Recognising that climate change is a global emergency with significant impacts on local people and communities, the Council, partners, businesses and communities are working together using a One Coventry approach to address the issues.
One Friargate hosted Coventry’s first Climathon in October 2018. Coventry became part of a global network of Climathons, year-round ‘hackathons’ which seek to translate responses to climate change into tangible projects, supporting eco-friendly businesses & start-ups and addressing local policy changes.
The first Coventry Climathon brought together policymakers, students and citizens to brainstorm ideas to tackle air pollution in the city. Innovative ideas ranged from creating a walking bus where children are dropped off a mile away from school grounds and walk the last leg in supervised groups; to partnering with City of Culture to create a ‘Clean Coventry’ brand, building walls with planted features in the city, offering free public transport on days with City of Culture events, and displaying air quality monitoring data in real time alongside road signage.
This event was a joint project by the Council, the University of Warwick, Warwick Business School, Coventry University, and the EU’s European Institute of Innovation and Technology Climate Knowledge and Innovation Community (EIT Climate-KIC).
Green Week, which took place in March 2019, brought events and educational talks to the city. These included a sustainability market, a pay-as-you-feel vegan soup shop at Broadgate, a litter picking walk, a swap shop, a bike maintenance stall, a plastic-free stall, and a FabLab Repair café where the public could learn to fix broken items.
Regional businesses, schools, charities, and community groups were involved. The event was a joint project by the Council, Warwick District Council, Action 21 (a charity), the University of Warwick, Coventry University, and their respective student unions.
The Government has identified Coventry as one of 22 towns and cities in the UK forecasted to exceed legal limits for nitrogen dioxide (NO2) in 2021.
Poor air quality is an important contributor to mortality and exacerbates certain health conditions. Research suggests that long-term exposure to particulate air pollution contributes to mortality at a similar level to obesity and alcohol. Air quality particularly affects the most vulnerable, including elderly people, pregnant women, children, and people with cardiovascular and/or respiratory disease. In Coventry, NO2 is one of the pollutants of concern. While 85% of locations measured had a safe level of NO2, there are areas beyond safe levels, including Ball Hill, Foleshill and the Holyhead Road/ring road junction.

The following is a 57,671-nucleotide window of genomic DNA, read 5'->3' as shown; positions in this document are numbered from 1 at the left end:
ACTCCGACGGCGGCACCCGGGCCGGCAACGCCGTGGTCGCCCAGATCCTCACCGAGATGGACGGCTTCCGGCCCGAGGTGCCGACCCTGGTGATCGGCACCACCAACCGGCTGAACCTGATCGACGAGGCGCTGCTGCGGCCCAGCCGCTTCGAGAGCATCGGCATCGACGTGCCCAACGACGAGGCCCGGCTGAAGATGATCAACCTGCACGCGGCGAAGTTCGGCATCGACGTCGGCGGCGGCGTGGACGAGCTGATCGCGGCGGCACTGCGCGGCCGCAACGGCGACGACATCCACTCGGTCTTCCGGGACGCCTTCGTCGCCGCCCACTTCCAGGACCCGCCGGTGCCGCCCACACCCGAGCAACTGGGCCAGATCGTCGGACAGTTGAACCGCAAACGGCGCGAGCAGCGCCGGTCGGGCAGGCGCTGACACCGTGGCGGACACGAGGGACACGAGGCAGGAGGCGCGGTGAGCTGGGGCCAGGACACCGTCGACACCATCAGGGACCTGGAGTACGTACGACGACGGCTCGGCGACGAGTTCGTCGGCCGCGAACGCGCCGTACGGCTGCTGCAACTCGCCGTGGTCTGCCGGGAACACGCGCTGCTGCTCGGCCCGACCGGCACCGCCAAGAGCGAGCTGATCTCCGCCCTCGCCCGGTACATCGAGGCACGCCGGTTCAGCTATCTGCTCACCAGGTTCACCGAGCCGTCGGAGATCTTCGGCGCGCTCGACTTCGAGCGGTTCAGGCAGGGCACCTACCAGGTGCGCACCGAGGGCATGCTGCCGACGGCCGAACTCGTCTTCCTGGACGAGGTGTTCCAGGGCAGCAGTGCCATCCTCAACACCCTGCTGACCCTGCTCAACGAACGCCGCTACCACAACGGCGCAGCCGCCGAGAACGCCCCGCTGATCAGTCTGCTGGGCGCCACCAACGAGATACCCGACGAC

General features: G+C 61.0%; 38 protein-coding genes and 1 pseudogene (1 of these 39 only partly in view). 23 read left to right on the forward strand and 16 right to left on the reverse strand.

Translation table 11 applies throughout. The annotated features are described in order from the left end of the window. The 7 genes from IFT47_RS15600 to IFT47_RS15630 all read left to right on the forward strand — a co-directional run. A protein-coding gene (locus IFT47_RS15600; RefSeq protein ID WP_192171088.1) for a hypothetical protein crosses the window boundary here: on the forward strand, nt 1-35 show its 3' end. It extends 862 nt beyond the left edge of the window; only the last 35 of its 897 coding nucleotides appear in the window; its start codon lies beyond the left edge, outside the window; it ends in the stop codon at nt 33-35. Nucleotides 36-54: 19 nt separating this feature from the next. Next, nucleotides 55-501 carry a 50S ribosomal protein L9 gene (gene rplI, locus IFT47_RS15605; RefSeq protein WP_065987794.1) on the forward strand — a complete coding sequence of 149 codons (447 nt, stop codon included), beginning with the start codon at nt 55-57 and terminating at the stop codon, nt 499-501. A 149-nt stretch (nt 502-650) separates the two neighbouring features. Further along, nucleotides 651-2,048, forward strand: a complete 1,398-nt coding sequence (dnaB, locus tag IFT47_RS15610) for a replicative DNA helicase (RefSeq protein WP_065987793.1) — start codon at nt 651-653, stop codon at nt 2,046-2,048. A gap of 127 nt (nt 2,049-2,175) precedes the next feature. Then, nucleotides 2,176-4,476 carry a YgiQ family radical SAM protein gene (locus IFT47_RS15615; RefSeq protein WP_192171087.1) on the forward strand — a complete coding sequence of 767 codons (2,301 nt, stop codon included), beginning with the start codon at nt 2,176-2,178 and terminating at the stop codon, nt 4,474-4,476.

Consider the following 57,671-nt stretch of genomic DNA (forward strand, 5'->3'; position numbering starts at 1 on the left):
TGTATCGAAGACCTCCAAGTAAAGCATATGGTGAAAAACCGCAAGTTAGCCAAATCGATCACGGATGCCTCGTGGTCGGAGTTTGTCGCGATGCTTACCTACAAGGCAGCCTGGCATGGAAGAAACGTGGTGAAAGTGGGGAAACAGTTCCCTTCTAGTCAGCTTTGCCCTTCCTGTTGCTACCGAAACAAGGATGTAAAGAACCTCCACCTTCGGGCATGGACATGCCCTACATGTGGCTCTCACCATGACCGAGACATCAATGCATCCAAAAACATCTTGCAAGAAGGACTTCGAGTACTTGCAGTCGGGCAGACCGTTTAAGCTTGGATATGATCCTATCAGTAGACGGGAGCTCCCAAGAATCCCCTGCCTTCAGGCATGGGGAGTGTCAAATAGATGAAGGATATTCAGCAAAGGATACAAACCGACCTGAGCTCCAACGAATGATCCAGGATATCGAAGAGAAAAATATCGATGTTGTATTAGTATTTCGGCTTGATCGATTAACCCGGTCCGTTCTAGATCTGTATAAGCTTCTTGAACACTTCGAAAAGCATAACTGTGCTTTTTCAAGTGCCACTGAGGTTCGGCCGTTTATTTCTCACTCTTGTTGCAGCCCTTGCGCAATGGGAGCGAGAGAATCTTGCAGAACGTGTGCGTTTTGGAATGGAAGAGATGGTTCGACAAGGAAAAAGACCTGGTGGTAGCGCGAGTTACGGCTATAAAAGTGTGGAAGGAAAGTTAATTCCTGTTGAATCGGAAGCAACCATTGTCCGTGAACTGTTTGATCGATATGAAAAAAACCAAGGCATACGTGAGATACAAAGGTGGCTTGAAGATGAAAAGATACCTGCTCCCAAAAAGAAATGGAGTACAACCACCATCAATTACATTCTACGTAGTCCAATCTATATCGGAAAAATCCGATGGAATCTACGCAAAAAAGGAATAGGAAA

The Council produced a Coventry Local Air Quality Action Plan (LAQAP) in February 2019 and submitted its Outline Business Case to Government. It sets out a comprehensive package of measures to address areas of the city with the poorest air quality, including dynamic traffic management to steer traffic away from air quality hotspots such as Holyhead Road; cleaner vehicle fleets; and the promotion of walking, cycling and bus travel for local journeys by providing enhanced and more attractive routes and services.
The Government issued a Ministerial Direction requiring the Council to undertake additional modelling, review the measures proposed in the Action Plan and submit revised evidence in June 2019. The Direction also requires the Council to submit a Full Business Case (FBC) for the LAQAP by late September. The Council is progressing the work required to comply with these requirements.
The Government also directed the Council to implement a Clean Air Zone (CAZ), whereby vehicles that do not meet the required emission standard are charged for entering the zone. The Council’s view continues to be this is not an unacceptable or proportionate response to the issue considering the city’s local circumstances and given the need to undertake additional modelling work and update the Action Plan. In developing the Action Plan and FBC, the Council remains mindful of the need to improve air quality in the city in a way that does not have negative impact upon residents and the business community.